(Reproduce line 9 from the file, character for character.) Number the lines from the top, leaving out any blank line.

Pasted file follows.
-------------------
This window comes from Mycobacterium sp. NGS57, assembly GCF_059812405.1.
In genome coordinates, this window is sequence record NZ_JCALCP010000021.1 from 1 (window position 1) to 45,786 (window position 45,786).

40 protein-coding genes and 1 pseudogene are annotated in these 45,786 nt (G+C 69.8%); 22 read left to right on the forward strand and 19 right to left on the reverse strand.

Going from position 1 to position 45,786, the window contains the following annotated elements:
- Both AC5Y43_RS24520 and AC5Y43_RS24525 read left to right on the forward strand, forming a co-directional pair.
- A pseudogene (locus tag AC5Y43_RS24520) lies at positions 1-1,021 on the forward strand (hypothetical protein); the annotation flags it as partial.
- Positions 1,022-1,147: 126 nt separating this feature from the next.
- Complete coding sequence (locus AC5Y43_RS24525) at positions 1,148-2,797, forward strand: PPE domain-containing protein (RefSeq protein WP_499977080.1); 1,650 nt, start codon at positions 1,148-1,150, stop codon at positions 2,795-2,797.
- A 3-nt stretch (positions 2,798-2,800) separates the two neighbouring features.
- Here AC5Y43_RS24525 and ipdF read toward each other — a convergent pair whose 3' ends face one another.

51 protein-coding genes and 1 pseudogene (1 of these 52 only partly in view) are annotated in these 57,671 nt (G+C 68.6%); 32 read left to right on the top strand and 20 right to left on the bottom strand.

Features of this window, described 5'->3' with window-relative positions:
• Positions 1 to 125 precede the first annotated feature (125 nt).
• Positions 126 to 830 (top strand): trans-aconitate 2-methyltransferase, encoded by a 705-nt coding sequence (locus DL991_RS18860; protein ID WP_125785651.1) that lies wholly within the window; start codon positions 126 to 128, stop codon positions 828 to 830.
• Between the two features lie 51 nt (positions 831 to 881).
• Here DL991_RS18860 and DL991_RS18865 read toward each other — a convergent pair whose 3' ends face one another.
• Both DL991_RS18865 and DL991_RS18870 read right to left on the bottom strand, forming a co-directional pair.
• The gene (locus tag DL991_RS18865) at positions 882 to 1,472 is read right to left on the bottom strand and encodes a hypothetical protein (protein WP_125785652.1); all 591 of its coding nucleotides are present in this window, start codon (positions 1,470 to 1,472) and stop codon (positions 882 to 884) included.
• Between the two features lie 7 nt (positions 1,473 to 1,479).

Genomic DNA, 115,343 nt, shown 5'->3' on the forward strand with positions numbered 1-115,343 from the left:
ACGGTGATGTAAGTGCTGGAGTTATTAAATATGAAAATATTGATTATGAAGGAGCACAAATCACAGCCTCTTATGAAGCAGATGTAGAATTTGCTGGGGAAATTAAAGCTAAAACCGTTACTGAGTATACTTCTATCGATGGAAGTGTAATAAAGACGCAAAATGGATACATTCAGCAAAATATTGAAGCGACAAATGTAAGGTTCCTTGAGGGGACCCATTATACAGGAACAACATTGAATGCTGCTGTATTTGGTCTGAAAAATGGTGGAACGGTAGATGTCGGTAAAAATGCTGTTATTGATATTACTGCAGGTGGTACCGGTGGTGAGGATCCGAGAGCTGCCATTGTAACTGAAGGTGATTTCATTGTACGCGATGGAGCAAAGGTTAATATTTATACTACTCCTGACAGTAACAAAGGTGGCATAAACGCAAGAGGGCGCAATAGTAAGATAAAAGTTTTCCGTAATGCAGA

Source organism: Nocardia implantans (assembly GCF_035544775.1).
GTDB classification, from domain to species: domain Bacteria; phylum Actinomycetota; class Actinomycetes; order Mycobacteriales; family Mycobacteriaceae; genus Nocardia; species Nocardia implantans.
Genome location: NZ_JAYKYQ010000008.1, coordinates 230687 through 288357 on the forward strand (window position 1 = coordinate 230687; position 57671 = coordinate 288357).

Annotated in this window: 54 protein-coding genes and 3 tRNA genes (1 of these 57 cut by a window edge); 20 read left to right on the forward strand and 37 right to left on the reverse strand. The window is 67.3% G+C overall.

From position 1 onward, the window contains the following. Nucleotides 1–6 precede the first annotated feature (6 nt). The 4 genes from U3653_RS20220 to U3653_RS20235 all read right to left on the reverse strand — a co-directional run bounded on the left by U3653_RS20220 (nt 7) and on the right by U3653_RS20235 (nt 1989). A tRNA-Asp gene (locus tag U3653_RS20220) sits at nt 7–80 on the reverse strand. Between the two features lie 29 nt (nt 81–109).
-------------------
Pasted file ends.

- A 3-nt stretch (positions 2,798-2,800) separates the two neighbouring features.